18F-FDG PET/CT and Urothelial Carcinoma: Impact on Management and Prognosis-A Multicenter Retrospective Study.

Objectives: To evaluate the ability of 18F-labeled fluoro-2-deoxyglucose positron emission tomography/computed tomography (18F-FDG PET/CT) to predict survivorship of patients with bladder cancer (BC) and/or upper urinary tract carcinoma (UUTC). Materials: Data from patients who underwent FDG PET/CT for suspicion of recurrent urothelial carcinoma (UC) between 2007 and 2015 were retrospectively collected in a multicenter study. Disease management after the introduction of FDG PET/CT in the diagnostic algorithm was assessed in all patients. Kaplan-Meier and log-rank analysis were computed for survival assessment. A Cox regression analysis was used to identify predictors of recurrence and death, for BC, UUTC, and concomitant BC and UUTC. Results: Data from 286 patients were collected. Of these, 212 had a history of BC, 38 of UUTC and 36 of concomitant BC and UUTC. Patient management was changed in 114/286 (40%) UC patients with the inclusion of FDG PET/CT, particularly in those with BC, reaching 74% (n = 90/122). After a mean follow-up period of 21 months (Interquartile range: 4-28 mo.), 136 patients (47.4%) had recurrence/progression of disease. Moreover, 131 subjects (45.6%) died. At Kaplan-Meier analyses, patients with BC and positive PET/CT had a worse overall survival than those with a negative scan (log-rank < 0.001). Furthermore, a negative PET/CT scan was associated with a lower recurrence rate than a positive examination, independently from the primary tumor site. At multivariate analysis, in patients with BC and UUTC, a positive FDG PET/CT resulted an independent predictor of disease-free and overall survival (p < 0,01). Conclusions: FDG PET/CT has the potential to change patient management, particularly for patients with BC. Furthermore, it can be considered a valid survival prediction tool after primary treatment in patients with recurrent UC. However, a firm recommendation cannot be made yet. Further prospective studies are necessary to confirm our findings.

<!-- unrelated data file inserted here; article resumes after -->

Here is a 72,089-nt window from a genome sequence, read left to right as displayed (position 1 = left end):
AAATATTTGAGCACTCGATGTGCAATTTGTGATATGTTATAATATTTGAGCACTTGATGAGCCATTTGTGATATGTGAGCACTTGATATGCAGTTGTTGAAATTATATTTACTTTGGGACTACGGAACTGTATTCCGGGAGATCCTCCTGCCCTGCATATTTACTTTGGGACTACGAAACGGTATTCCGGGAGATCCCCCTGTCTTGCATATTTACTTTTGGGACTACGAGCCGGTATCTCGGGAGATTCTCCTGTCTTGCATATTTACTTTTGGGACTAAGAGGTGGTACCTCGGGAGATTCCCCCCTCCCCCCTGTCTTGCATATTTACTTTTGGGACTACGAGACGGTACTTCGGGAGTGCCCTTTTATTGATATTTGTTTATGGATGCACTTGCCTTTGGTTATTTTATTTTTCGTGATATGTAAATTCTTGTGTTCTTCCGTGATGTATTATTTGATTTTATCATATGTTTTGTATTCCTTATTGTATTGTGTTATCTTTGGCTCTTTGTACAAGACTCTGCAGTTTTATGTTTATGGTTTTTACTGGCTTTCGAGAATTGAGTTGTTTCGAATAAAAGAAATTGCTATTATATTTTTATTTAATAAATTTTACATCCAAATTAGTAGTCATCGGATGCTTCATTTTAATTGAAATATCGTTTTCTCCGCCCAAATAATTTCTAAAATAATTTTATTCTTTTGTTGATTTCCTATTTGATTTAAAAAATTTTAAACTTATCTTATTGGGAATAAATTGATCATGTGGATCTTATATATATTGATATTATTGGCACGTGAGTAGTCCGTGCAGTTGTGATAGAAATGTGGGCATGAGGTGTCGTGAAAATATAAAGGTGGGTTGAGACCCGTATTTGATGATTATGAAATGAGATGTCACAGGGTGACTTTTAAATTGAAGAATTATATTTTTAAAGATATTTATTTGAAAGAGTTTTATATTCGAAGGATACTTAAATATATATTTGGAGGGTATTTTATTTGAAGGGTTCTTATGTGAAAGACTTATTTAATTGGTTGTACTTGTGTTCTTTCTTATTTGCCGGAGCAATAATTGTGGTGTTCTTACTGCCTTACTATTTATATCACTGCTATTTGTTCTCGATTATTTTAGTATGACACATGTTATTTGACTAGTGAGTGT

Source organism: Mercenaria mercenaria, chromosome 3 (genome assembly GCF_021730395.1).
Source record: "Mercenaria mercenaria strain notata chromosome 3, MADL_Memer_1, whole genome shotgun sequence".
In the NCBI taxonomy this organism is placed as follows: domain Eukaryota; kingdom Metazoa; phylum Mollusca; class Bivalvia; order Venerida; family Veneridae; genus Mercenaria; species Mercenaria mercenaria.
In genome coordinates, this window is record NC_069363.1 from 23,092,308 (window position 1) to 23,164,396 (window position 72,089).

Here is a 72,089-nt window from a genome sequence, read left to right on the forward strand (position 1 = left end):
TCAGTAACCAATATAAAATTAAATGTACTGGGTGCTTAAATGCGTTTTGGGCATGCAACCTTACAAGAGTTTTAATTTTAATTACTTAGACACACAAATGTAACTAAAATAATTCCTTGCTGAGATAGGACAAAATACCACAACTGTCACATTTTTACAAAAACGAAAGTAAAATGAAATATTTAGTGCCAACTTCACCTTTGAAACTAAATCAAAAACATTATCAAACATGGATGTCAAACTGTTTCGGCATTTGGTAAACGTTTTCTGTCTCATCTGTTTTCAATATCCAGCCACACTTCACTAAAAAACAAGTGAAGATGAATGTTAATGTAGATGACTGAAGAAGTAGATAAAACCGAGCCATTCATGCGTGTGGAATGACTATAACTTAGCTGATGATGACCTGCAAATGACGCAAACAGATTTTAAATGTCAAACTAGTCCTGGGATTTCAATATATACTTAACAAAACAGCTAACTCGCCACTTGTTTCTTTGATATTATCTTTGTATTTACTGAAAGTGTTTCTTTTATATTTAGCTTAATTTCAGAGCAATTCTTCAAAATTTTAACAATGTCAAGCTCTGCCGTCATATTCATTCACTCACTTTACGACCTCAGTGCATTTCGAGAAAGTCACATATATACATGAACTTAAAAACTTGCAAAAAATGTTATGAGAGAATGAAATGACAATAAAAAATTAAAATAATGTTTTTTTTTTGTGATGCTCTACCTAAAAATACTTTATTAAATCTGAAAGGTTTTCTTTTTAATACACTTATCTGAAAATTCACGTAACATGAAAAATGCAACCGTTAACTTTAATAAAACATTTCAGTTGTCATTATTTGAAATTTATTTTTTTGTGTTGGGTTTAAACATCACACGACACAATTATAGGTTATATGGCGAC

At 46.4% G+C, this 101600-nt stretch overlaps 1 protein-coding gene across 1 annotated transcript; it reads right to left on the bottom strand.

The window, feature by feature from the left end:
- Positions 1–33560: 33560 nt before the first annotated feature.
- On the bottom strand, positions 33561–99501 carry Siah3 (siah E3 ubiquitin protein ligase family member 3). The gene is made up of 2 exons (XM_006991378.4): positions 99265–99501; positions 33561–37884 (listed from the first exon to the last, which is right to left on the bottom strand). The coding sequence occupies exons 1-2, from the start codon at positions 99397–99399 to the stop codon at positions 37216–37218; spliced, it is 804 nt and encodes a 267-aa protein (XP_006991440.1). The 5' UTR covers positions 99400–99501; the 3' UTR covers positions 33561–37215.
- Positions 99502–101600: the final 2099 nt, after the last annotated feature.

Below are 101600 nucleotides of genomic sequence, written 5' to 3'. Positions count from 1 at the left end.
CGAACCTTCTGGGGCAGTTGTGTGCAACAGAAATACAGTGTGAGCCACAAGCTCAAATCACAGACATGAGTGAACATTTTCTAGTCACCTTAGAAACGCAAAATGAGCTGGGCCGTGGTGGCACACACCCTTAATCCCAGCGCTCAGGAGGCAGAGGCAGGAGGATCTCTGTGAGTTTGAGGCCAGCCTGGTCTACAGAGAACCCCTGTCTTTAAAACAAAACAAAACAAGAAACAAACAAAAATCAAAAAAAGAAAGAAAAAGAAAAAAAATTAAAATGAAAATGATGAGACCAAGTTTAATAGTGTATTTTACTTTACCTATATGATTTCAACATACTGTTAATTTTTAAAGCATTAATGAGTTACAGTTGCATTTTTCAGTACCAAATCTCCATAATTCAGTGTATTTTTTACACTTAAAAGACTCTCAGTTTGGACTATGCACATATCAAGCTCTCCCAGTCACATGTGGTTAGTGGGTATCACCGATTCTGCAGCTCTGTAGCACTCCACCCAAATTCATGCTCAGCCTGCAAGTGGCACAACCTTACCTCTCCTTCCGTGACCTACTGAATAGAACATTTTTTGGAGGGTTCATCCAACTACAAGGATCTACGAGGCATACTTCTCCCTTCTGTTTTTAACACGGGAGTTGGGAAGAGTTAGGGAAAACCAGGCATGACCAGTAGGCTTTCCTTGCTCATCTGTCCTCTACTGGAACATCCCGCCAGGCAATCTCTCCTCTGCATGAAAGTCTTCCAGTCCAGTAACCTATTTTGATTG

Cancers. 2019 May 20*** epublish ***

Fabio Zattoni, Elena Incerti, Fabrizio Dal Moro, Marco Moschini, Paolo Castellucci, Stefano Panareo, Maria Picchio, Federico Fallanca, Alberto Briganti, Andrea Gallina, Stefano Fanti, Riccardo Schiavina, Eugenio Brunocilla, Ilaria Rambaldi, Val Lowe, Jeffrey R Karnes, Laura Evangelista

Department of Surgery, Oncology and Gastroenterology, University of Padua, 35128 Padua, Italy. ., Nuclear Medicine Department, IRCCS San Raffaele Scientific Institute, 20132 Milan, Italy. ., Department of Surgery, Oncology and Gastroenterology, University of Padua, 35128 Padua, Italy. ., Department of Urology, IRCCS San Raffaele Scientific Institute, 20132 Milan, Italy. ., Department of Nuclear Medicine, Sant'Orsola-Malpighi Hospital, 40138 Bologna, Italy. ., Nuclear Medicine Unit, Diagnostic Imaging e Laboratory Medicine Department, University Hospital of Ferrara, 44121 Ferrara, Italy. ., Nuclear Medicine Department, IRCCS San Raffaele Scientific Institute, 20132 Milan, Italy. ., Nuclear Medicine Department, IRCCS San Raffaele Scientific Institute, 20132 Milan, Italy. ., Department of Urology, IRCCS San Raffaele Scientific Institute, 20132 Milan, Italy. ., Department of Urology, IRCCS San Raffaele Scientific Institute, 20132 Milan, Italy. ., Department of Nuclear Medicine, Sant'Orsola-Malpighi Hospital, 40138 Bologna, Italy. ., Department of Urology, Sant'Orsola-Malpighi Hospital, 40138 Bologna, Italy. ., Department of Urology, Sant'Orsola-Malpighi Hospital, 40138 Bologna, Italy. ., Nuclear Medicine Unit, Diagnostic Imaging e Laboratory Medicine Department, University Hospital of Ferrara, 44121 Ferrara, Italy. ., Division of Nuclear Medicine, Mayo Clinic, Rochester, MN 55905, USA. ., Department of Urology, Mayo Clinic, Rochester, MN 55905, USA. ., Nuclear Medicine and Molecular Imaging Unit, Veneto Institute of Oncology IOV-IRCCS, 35128 Padua, Italy. .